WolvesCare Hero In The Making: Curtis Morey

by Mark Remme
Web Editor

Lindsey LaBelle
Web Editorial Assistant


In less than a year, Curtis Morey has undergone brain surgery, radiation and Chemotherapy. And it would be hard to find a more positive, polite and wiser 14-year-old.

An MRI at the Mayo Clinic last January revealed Curtis had a cancerous medulloblastoma tumor in his brain. On Saturday night, the Timberwolves got a chance to honor the Elk River native for his character and determination.

Curtis was recognized as a Hero In The Making, part of the FastBreak Foundation’s WolvesCare month presented by C.H. Robinson Worldwide. At every home game this month, a child persevering through a life-threatening or long-term illness will be honored on the Target Center floor and given the chance to see a Wolves game from a suite, meet their favorite players and take home some Wolves garb.

Through events at Target Center and around the community, the Foundation works to support and encourage these courageous children and their families, as well as raise awareness for some of the illnesses that impact their lives. The FastBreak Foundation is proud to be supported by the Roger and Nancy McCabe Foundation.

His mom, Deborah, said being with her son as he was honored at center court is something that helps her and her family to push forward, because sometimes, a positive attitude is the only thing you have.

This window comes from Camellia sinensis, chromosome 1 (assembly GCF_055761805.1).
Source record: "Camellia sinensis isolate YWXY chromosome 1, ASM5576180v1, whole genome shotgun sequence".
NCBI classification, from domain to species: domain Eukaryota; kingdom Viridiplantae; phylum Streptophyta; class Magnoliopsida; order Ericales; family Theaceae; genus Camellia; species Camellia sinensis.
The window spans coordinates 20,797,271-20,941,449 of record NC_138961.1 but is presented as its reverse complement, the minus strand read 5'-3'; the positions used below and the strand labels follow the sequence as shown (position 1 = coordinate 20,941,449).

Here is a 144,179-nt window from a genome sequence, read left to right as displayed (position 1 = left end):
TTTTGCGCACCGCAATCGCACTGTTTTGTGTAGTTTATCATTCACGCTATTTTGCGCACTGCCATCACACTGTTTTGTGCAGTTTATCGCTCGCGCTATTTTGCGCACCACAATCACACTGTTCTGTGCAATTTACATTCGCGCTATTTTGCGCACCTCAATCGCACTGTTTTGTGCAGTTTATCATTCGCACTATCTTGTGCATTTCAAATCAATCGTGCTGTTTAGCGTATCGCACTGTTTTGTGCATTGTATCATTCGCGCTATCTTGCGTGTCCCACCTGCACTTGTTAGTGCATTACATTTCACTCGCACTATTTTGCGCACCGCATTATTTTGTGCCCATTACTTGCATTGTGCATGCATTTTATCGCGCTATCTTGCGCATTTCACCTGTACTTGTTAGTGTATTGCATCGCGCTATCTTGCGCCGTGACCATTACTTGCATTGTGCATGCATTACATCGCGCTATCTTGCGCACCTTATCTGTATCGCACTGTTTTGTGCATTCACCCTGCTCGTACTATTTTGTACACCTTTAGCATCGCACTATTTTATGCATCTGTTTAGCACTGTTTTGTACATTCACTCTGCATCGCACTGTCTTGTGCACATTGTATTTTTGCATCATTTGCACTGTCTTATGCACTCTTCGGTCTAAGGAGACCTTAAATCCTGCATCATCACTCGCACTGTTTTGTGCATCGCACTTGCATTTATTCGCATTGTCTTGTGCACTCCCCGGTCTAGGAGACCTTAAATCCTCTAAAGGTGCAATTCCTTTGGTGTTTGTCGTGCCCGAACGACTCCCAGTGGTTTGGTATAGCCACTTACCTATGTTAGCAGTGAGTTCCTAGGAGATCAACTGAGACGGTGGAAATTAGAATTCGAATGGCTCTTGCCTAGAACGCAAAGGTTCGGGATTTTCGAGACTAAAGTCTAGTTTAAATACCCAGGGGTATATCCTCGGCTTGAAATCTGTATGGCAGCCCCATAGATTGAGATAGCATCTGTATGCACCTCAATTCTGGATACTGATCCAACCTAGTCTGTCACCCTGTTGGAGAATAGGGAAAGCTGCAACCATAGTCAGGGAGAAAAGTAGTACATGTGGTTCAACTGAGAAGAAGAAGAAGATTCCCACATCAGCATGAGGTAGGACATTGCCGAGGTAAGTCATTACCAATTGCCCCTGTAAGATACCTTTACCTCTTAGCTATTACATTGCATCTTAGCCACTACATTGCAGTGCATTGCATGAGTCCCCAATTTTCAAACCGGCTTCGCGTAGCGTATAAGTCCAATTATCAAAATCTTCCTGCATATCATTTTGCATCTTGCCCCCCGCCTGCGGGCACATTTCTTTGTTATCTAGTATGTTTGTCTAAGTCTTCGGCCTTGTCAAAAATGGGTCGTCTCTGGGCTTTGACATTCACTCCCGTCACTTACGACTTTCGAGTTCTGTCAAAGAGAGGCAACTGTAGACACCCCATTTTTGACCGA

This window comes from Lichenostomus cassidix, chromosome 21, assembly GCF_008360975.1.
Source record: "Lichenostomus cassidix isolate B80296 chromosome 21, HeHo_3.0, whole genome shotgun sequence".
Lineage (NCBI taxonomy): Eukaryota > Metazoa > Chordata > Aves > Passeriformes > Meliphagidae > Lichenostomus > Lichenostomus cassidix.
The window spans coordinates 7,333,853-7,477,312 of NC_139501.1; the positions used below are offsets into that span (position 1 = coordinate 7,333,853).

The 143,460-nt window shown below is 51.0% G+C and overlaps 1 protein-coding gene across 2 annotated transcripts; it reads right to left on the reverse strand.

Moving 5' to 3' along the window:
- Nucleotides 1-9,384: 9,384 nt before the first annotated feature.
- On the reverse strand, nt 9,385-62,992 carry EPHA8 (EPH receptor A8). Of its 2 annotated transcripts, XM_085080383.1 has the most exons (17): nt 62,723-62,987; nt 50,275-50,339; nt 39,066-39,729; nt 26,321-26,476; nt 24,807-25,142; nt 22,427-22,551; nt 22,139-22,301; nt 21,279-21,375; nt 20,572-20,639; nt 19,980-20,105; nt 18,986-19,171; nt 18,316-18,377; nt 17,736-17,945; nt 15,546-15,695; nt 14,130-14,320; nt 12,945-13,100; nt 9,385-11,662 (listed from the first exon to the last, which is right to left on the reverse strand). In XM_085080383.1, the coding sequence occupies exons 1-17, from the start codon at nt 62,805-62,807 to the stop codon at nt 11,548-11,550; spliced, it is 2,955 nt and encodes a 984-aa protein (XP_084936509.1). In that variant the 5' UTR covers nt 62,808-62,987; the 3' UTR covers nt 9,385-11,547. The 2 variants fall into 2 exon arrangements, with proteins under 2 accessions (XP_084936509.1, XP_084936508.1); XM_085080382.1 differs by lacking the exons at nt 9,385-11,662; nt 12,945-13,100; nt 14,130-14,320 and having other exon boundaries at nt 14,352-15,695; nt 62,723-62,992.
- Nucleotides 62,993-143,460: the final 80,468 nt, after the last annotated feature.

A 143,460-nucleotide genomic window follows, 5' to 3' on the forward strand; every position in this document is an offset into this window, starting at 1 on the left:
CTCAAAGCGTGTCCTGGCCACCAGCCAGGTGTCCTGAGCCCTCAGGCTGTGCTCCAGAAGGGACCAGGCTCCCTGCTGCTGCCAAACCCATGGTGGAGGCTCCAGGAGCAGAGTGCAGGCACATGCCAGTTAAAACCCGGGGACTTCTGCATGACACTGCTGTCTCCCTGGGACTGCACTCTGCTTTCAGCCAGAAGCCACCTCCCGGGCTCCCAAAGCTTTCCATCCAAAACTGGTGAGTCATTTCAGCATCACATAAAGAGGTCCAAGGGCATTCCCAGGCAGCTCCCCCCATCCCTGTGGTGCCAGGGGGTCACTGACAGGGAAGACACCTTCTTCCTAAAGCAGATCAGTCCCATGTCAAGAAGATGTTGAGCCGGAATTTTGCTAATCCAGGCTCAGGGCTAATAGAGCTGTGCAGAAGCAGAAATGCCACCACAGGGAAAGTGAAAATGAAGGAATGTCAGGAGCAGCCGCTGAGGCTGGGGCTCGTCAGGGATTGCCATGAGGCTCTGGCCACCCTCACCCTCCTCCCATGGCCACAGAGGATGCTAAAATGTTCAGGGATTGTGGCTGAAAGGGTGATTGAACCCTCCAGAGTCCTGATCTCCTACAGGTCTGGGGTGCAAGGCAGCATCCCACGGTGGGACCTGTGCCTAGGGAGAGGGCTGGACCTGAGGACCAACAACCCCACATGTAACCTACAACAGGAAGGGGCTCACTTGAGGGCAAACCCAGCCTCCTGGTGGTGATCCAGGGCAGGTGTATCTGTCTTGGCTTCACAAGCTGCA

“It’s unbelievable he’s here,” Deborah said. “It’s been hard, but stuff like this makes life more doable.”

Curtis said being in the spotlight in front of his favorite players Andrei Kirilenko and Kevin Love was nerve-racking, but a standing ovation from the Target Center punctuated the honor as one incredible experience.

“I tried to stay as strong as I could,” Curtis said. “But once you get out there and see all the fans it’s like, ‘Oh, gosh.’”

Curtis is a basketball player who was forced to drop everything after being diagnosed with the brain tumor and undergoing brain surgery days later. But even though he just taught himself how to walk again, he has already been coaching his JV basketball team.

“I’m a great coach, of course,” he said with a smile. His team, like this Timberwolves team, has experienced a lot of changes this year, but Curtis looks forward to donning a team uniform again.

His balance has been compromised due to the invasive nature of the surgery, and he is fighting to keep his weight up to continue his physical and occupational therapy regimen.

“It took a while, my balance has been off because of the brain surgery,” Curtis said.
“I do little things, like sitting on a stability ball with your eyes closed and trying to get your balance back.”

His 10-year-old brother, Chase, has had to count on friends and family to help care for him throughout the past year. Without a doubt, he will continue to look up to his big brother for years to come.

Now, the Morey family is looking forward. Two more cycles of Chemotherapy, and Curtis will be looking toward starting to run, jump and get back on the basketball court.

“What really is the truth is that it’s all in your attitude,” Deborah said. “He’s a fighter.”

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